"Who controls the past controls the future; who controls the present controls the past." Orwell-- The US is probably moving toward becoming a heavily controlled Rightist state. This blog is an effort to document how that happened.

Thursday, February 28, 2008

Political Religion: Conservative Protestants and CAtholics Ally with GOP

Scholars have known that fundamentalism possesses a strong political dimension. These people react strongly against society as it is and seek political power in order to enforce their ideas about acceptable behavior and how society should be configured. To a substantial degree, this is also true of Evangelicals. Conservative Protestants are often dispensationalists, which is a political ideology with a carefully laid out schema about how God will work his will in the world. In the 1920s, conservative Protestants suffered serious political defeats and withdrew from politics for a time, building their own institutions, networks, and sub-culture. When the born-again reentered politics in the 1970s, they were a powerful, well-organized force with an agenda little different from that of the New Right. However, it is still not clear how successful the clergy have been in selling New Right economics to their congregations.

Falwell realized that a fundamental political realignment had occurred. He explained: “There were no longer enough militant union bosses, poor folk and minorities, urban ethnic and ‘yellow dog’ Southern Democrats to negate the growing influence of suburbanites, independents, white-collar workers or middle-class Catholics who were now prosperous and secure enough to vent their dissatisfaction with the [Democratic] party’s leftish stands on abortion, civil rights, crime and taxes.”

By the elections of 2000 and 2004, it was clear that not only conservative Protestant clergy, but also Catholic bishops had decided to abandon the historic tendency of churchmen to keep politics at arms length. What was emerging was what Emilio Gentile called “political religion,” defined by Bill Moyers as “religion as an instrument of political combat.” Arthur M. Schlesinger, Jr. has estimated that the alliance of the Christian Right and right wing Catholics has the potential of influencing as much as 40% of the electorate. A substantial number of Roman Catholics found common cause with the Evangelicals on the New Right in battling “hypermodern individualism,” relativism, abortion, and deteriorating moral standards. By the1990s, the priests who had defended the rights of working people and had marched in civil rights demonstrations were retiring, and they were being replaced by far more conservative men. By then, John Paul II had appointed the great majority of American bishops and many of them were inclined to ally with political conservatives. Tim Unsworth, a knowledgeable observer, reported that at least 40 bishops somewhat clandestinely worked for the reelection of George W. Bush.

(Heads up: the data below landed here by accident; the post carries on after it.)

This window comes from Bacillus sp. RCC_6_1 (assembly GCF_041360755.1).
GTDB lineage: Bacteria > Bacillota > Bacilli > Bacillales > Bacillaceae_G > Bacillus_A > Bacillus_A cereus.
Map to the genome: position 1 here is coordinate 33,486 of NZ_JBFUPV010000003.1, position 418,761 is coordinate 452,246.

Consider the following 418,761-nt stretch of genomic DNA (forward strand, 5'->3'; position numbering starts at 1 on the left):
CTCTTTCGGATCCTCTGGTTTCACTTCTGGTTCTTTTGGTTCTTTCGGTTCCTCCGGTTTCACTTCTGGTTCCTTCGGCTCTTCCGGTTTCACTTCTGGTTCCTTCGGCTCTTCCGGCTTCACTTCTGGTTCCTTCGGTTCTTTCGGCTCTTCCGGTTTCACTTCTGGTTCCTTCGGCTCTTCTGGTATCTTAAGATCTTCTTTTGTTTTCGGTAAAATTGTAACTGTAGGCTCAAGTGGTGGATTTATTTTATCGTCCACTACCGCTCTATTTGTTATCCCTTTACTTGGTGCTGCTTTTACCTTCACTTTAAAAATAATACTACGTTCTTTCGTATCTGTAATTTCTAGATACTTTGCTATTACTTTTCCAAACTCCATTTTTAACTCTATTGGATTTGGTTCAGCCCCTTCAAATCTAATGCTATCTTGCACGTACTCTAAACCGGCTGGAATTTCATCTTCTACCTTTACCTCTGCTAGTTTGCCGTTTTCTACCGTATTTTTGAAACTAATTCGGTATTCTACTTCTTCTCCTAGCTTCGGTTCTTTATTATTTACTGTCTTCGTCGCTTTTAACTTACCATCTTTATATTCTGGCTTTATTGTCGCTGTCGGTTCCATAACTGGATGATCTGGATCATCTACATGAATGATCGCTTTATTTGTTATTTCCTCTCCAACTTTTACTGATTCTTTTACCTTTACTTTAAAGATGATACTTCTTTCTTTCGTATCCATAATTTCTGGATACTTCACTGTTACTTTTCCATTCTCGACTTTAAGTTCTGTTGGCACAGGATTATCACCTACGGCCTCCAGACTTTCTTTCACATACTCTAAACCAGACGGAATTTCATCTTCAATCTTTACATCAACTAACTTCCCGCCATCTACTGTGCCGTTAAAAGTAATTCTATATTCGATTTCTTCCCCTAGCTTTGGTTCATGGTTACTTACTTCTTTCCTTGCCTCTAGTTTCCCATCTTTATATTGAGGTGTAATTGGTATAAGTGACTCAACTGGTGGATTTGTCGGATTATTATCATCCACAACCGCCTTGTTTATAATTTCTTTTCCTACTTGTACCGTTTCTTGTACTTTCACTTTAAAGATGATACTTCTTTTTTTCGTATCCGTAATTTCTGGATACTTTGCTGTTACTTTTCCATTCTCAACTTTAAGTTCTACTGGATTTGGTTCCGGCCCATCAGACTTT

Although Evangelicals had long detested Catholics, relations began to warm between them as they found common cause. They were of one mind on many cultural issues and in supporting vouchers for private schools. In 1994 Protestant New Right activist Charles Colson and Father Richard John Neuhaus founded a discussion process that resulted in a document called “Evangelicals and Catholics Together.” In 2000, Colson and Dr. James Dobson went to the Vatican to address the bishops on how the family has broken down. The two religious groups still disagreed on a great deal, and many Evangelicals still hated Catholics but cooperation was growing. By 2004, Pope John Paul II had a higher favorability rating among Evangelicals (59%) than Reverend Pat Robertson (54%) and Reverend Jerry Falwell (44%). By then some of the most conservative Catholic bishops were suggesting that good Catholics could not vote for pro-choice candidates and that pro-choice Catholic politicians should not present themselves for communion.

The shift of some Catholic voters was due to the fact that the New Deal policies had succeeded all too well in making Catholic people prosperous enough to consider Republican arguments. The increasing number of poor and working poor voters might be expected to counterbalance this religious political alliance, but many voters in the bottom rungs of the economic ladder were too discouraged to bother voting.

Sherman has written African American Baseball: A brief History, which can be acquired from LuLu Publishing on line.http://www.lulu.com/browse/search.php?search_forum

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Sherm spent seven years writing an analytical chronicle of what the Republicans have been up to since the 1970s. It discusses elements in the Republican coalition, their ideologies, strategies, informational and financial resources, and election shenanigans. Abuses of power by the Reagan and G. W. Bush administration and the Republican Congresses are detailed. The New Republican Coalition : Its Rise and Impact, The Seventies to Present (Publish America) can be acquired by calling 301-695-1707. On line, go to http://www.publishamerica.com/shopping. It can also be obtained through the on-line operations of Amazon and Barnes and Noble. Do not consider purchasing it if you are looking for something that mirrors the mainstream media!